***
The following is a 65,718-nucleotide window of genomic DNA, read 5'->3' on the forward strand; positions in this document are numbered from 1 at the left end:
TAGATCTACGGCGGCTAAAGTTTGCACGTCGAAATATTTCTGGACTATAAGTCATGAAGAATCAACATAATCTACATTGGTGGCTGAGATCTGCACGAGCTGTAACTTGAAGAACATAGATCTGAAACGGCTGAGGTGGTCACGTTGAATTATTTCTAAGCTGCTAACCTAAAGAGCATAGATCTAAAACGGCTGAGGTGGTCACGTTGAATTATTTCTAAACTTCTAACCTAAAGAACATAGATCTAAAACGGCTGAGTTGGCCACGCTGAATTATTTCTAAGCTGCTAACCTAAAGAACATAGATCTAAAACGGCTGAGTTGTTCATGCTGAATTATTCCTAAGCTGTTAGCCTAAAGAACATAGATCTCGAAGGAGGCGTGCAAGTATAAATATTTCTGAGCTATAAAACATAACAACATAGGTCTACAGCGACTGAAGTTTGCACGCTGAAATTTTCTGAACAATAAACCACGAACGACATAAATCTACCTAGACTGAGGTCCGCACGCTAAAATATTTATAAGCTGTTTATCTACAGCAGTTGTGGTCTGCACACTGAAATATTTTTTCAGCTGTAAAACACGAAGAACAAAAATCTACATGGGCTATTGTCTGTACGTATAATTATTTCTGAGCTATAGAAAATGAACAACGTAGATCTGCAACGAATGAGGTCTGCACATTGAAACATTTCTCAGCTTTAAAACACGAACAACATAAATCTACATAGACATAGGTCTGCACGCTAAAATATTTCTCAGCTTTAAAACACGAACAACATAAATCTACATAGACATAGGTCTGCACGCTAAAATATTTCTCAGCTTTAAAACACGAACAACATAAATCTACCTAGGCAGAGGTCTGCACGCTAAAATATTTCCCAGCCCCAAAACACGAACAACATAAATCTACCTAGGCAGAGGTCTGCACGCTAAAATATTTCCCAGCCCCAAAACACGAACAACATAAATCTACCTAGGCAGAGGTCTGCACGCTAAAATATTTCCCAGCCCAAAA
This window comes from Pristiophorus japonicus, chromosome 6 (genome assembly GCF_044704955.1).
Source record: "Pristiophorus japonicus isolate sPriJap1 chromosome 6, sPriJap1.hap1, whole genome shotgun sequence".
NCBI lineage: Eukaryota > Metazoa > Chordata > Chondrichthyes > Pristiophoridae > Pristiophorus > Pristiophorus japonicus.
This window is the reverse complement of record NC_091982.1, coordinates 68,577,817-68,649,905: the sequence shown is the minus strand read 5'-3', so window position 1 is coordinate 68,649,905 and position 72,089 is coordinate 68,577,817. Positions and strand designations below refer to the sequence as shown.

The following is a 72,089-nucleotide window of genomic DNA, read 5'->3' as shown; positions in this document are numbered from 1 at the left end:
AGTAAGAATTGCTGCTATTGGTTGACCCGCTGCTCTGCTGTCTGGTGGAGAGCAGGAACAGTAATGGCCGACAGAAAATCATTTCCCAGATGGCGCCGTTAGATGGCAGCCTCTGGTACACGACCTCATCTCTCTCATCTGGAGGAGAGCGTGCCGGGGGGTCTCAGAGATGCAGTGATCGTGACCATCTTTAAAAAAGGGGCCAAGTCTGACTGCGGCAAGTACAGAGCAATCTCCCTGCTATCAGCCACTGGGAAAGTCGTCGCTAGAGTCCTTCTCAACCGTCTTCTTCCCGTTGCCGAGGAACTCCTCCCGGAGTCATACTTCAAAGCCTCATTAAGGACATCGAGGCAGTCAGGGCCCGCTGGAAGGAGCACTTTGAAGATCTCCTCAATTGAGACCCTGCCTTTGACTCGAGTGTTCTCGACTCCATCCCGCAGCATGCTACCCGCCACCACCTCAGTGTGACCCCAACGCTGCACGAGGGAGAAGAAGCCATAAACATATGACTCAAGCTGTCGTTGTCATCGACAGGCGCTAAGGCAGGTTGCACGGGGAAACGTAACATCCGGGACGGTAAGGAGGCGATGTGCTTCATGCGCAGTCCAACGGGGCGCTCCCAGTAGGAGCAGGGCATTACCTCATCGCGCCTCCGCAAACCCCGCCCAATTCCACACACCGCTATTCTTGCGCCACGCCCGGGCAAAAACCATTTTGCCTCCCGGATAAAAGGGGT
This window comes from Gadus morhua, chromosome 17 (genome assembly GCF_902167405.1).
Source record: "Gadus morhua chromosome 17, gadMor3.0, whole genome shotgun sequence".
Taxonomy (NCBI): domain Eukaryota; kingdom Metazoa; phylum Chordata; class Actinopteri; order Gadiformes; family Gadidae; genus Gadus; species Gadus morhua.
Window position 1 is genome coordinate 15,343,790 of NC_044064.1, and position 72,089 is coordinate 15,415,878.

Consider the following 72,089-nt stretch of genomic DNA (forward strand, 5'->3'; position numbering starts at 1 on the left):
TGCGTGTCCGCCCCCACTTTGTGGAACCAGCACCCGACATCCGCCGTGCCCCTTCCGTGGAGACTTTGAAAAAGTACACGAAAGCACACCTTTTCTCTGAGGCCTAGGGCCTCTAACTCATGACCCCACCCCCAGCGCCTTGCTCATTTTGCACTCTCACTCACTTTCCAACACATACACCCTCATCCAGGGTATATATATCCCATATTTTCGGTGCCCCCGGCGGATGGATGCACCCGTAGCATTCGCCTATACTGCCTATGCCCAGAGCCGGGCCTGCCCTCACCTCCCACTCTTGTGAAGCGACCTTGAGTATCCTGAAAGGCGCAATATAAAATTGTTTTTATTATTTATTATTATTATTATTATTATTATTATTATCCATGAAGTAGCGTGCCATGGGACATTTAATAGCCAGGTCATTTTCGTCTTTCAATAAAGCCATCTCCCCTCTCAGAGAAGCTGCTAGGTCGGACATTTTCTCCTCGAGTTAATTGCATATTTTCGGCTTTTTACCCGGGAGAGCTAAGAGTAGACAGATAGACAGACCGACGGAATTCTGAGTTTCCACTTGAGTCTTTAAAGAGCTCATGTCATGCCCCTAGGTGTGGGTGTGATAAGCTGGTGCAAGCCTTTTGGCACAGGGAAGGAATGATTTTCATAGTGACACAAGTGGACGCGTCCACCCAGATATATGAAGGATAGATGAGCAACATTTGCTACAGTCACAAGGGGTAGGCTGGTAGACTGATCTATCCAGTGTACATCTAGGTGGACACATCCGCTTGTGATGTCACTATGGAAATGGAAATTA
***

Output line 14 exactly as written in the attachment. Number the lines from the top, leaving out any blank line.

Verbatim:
TGCGTGTCCGCCCCCACTTTGTGGAACCAGCACCCGACATCCGCCGTGCCCCTTCCGTGGAGACTTTGAAAAAGTACACGAAAGCACACCTTTTCTCTGAGGCCTAGGGCCTCTAACTCATGACCCCACCCCCAGCGCCTTGCTCATTTTGCACTCTCACTCACTTTCCAACACATACACCCTCATCCAGGGTATATATATCCCATATTTTCGGTGCCCCCGGCGGATGGATGCACCCGTAGCATTCGCCTATACTGCCTATGCCCAGAGCCGGGCCTGCCCTCACCTCCCACTCTTGTGAAGCGACCTTGAGTATCCTGAAAGGCGCAATATAAAATTGTTTTTATTATTTATTATTATTATTATTATTATTATTATTATCCATGAAGTAGCGTGCCATGGGACATTTAATAGCCAGGTCATTTTCGTCTTTCAATAAAGCCATCTCCCCTCTCAGAGAAGCTGCTAGGTCGGACATTTTCTCCTCGAGTTAATTGCATATTTTCGGCTTTTTACCCGGGAGAGCTAAGAGTAGACAGATAGACAGACCGACGGAATTCTGAGTTTCCACTTGAGTCTTTAAAGAGCTCATGTCATGCCCCTAGGTGTGGGTGTGATAAGCTGGTGCAAGCCTTTTGGCACAGGGAAGGAATGATTTTCATAGTGACACAAGTGGACGCGTCCACCCAGATATATGAAGGATAGATGAGCAACATTTGCTACAGTCACAAGGGGTAGGCTGGTAGACTGATCTATCCAGTGTACATCTAGGTGGACACATCCGCTTGTGATGTCACTATGGAAATGGAAATTA